The Macron Leaks: The Defeat of Informational Warfare
May 30, 2017
As the United States was investigating Russia’s interference in the U.S. presidential election, many observers expressed concerns that France might be the next target of Russia’s information warfare strategy. History indeed repeats itself, unless one draws lessons from past mistakes. After France’s new president, Emmanuel Macron, told a reporter during a press conference with Russia’s president, Vladimir Putin, that during the French electoral campaign Russia Today (RT) and Sputnik “were agents of influence which on several occasions spread fake news about me personally and my campaign. They behaved like organs of influence, of propaganda and of lying propaganda,” there are good reasons to think the lesson from the U.S. election has been learnt.
Until election day, it felt like somebody was playing the same trick in every election in the West. First came the hacking of several institutions and political parties. Then fake stories on Macron emerged, spread both via social networks or published directly by Russian state media outlets Sputnik and RT. These stories were aimed—in a somewhat awkward way—at casting doubts over Macron’s private life and professional ethics. Later on, Julian Assange of WikiLeaks told Izvestia with a menacing ambiguity that he owned “interesting documents” linked to Macron, echoing its statement late in the U.S. electoral campaign in October 2016. Many observers started to speculate that the leakers had established a precise timeline to cause maximum impact on French public opinion on election day. Finally, two days before the election—as a mandatory media blackout enforced by the electoral commission was beginning—came the “Macron leaks,” an anonymous dump on the Internet of an enormous collection of documents allegedly originating in the Macron campaign.
From the outset of the electoral campaign, Russia had never concealed its aversion for Macron, who represented the kind of pro-European figure it disliked, contrary to Marine Le Pen. We may never know whether the so-called Macron leaks originated from Russia, from domestic actors, or from private foreign individuals hostile to Macron. A plausible pattern is that, just like during the U.S. electoral campaign, a combination of state (most likely Russia) and nonstate interests colluded to generate a media buzz, then disseminated by opponents to Macron, especially far-right groups. It is a fact that the attack was consistent with Russian hacking teams’ modus operandi and Russia’s strategy of information warfare. Still, in the cyber world, attribution is a difficult game, and it might prove impossible to find or name the entity responsible for the Macron leaks (some even went as far as to suggest that the entire story could be a false flag operation).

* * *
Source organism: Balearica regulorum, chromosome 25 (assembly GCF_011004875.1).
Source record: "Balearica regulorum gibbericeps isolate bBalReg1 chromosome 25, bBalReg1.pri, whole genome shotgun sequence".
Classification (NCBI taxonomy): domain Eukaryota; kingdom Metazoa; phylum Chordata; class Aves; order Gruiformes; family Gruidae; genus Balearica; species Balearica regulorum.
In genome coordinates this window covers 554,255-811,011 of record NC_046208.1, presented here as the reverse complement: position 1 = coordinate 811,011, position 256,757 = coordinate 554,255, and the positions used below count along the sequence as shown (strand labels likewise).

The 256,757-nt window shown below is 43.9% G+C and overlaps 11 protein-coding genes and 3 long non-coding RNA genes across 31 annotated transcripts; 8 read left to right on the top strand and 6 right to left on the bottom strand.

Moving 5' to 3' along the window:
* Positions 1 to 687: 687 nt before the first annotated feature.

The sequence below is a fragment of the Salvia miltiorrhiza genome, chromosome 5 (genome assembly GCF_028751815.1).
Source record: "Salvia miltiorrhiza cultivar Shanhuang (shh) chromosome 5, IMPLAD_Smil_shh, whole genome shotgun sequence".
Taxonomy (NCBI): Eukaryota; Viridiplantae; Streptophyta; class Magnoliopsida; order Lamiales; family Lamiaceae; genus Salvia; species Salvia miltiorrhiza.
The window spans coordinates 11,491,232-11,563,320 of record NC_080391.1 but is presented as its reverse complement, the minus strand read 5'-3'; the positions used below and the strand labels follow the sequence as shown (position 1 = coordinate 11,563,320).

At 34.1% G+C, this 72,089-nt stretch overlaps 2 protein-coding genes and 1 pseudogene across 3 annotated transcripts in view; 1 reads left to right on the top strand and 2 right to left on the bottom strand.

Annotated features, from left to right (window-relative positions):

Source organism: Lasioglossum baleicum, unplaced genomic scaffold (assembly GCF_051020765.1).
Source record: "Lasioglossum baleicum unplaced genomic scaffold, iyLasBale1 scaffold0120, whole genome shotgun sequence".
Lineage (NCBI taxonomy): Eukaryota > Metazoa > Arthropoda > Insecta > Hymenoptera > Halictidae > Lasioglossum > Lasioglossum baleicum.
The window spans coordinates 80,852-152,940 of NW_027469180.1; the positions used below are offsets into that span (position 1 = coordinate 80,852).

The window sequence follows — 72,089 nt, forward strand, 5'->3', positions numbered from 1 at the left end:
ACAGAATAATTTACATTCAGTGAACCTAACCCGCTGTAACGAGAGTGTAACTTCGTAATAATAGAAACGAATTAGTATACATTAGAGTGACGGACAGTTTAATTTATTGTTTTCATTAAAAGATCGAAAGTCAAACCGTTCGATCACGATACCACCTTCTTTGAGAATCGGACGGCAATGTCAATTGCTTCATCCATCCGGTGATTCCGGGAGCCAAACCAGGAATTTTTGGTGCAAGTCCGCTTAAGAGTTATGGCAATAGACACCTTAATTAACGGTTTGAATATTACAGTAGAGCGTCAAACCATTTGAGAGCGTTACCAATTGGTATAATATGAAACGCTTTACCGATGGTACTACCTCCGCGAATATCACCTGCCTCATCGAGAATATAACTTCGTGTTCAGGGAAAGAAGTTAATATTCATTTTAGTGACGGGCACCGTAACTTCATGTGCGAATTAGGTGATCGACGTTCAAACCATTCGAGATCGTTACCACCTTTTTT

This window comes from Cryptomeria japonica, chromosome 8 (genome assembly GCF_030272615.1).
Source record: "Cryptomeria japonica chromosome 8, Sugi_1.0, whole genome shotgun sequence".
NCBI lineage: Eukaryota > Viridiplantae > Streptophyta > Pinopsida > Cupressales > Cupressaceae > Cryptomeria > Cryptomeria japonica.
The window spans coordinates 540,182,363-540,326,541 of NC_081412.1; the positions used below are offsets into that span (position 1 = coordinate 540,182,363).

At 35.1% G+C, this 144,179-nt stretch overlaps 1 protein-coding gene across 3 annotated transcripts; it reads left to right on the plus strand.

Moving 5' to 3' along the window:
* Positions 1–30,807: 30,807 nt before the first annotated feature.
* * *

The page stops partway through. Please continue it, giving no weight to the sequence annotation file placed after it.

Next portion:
French institutions had fully anticipated the risk of external interference in the electoral process. As early as October 2016, when it became clear that the Democratic National Committee leaks could damage the U.S. electoral process, the French National Cybersecurity Agency summoned all political parties to raise awareness of the risk of manipulation. All but the National Front attended. In December, the minister of defense announced the creation of a French cyber command, composed of 2,600 cyber fighters, able to prevent and retaliate against cyber attacks. In February 2017, then-Prime Minister Jean-Marc Ayrault stated that “the risks of interference are very high,” made clear it was a matter of “national sovereignty,” and warned that any attempt “either from Russia or from any other country” would be met with a proper response. While this statement fell short of establishing a full-blown deterrence doctrine, it undermined any potential leak in advance by labeling it a manipulation. The electoral commission then established a mechanism allowing a candidate to request an investigation if it detected a cyber intrusion, the findings of which would be publicly endorsed by the Cybersecurity Agency. Finally, in March 2017, the electoral commission banned electronic voting overseas for the legislative elections, claiming to avoid a risk of cyber manipulation.